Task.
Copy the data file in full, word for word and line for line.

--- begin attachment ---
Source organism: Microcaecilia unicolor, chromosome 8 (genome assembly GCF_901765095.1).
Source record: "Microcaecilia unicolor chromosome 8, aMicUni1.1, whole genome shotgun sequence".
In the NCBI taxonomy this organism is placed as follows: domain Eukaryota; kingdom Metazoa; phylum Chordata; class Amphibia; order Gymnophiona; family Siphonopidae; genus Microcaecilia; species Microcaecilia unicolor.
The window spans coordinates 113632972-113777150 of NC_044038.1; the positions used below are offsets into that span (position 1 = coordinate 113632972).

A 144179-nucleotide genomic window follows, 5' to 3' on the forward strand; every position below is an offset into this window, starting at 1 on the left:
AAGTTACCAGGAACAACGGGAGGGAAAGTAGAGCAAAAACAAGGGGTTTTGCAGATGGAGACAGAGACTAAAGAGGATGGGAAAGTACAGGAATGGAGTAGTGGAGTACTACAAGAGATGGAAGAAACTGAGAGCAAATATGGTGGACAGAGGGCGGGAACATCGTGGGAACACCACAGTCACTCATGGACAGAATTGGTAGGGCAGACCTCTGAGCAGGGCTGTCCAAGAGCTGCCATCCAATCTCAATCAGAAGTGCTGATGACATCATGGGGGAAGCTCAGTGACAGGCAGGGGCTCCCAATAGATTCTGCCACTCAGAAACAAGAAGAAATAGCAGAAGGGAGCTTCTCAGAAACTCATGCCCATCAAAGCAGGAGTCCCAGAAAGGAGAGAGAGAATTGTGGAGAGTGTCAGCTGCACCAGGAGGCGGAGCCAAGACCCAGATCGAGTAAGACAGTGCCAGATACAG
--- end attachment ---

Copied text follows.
Source organism: Microcaecilia unicolor, chromosome 8 (genome assembly GCF_901765095.1).
Source record: "Microcaecilia unicolor chromosome 8, aMicUni1.1, whole genome shotgun sequence".
In the NCBI taxonomy this organism is placed as follows: domain Eukaryota; kingdom Metazoa; phylum Chordata; class Amphibia; order Gymnophiona; family Siphonopidae; genus Microcaecilia; species Microcaecilia unicolor.
The window spans coordinates 113632972-113777150 of NC_044038.1; the positions used below are offsets into that span (position 1 = coordinate 113632972).

A 144179-nucleotide genomic window follows, 5' to 3' on the forward strand; every position below is an offset into this window, starting at 1 on the left:
AAGTTACCAGGAACAACGGGAGGGAAAGTAGAGCAAAAACAAGGGGTTTTGCAGATGGAGACAGAGACTAAAGAGGATGGGAAAGTACAGGAATGGAGTAGTGGAGTACTACAAGAGATGGAAGAAACTGAGAGCAAATATGGTGGACAGAGGGCGGGAACATCGTGGGAACACCACAGTCACTCATGGACAGAATTGGTAGGGCAGACCTCTGAGCAGGGCTGTCCAAGAGCTGCCATCCAATCTCAATCAGAAGTGCTGATGACATCATGGGGGAAGCTCAGTGACAGGCAGGGGCTCCCAATAGATTCTGCCACTCAGAAACAAGAAGAAATAGCAGAAGGGAGCTTCTCAGAAACTCATGCCCATCAAAGCAGGAGTCCCAGAAAGGAGAGAGAGAATTGTGGAGAGTGTCAGCTGCACCAGGAGGCGGAGCCAAGACCCAGATCGAGTAAGACAGTGCCAGATACAG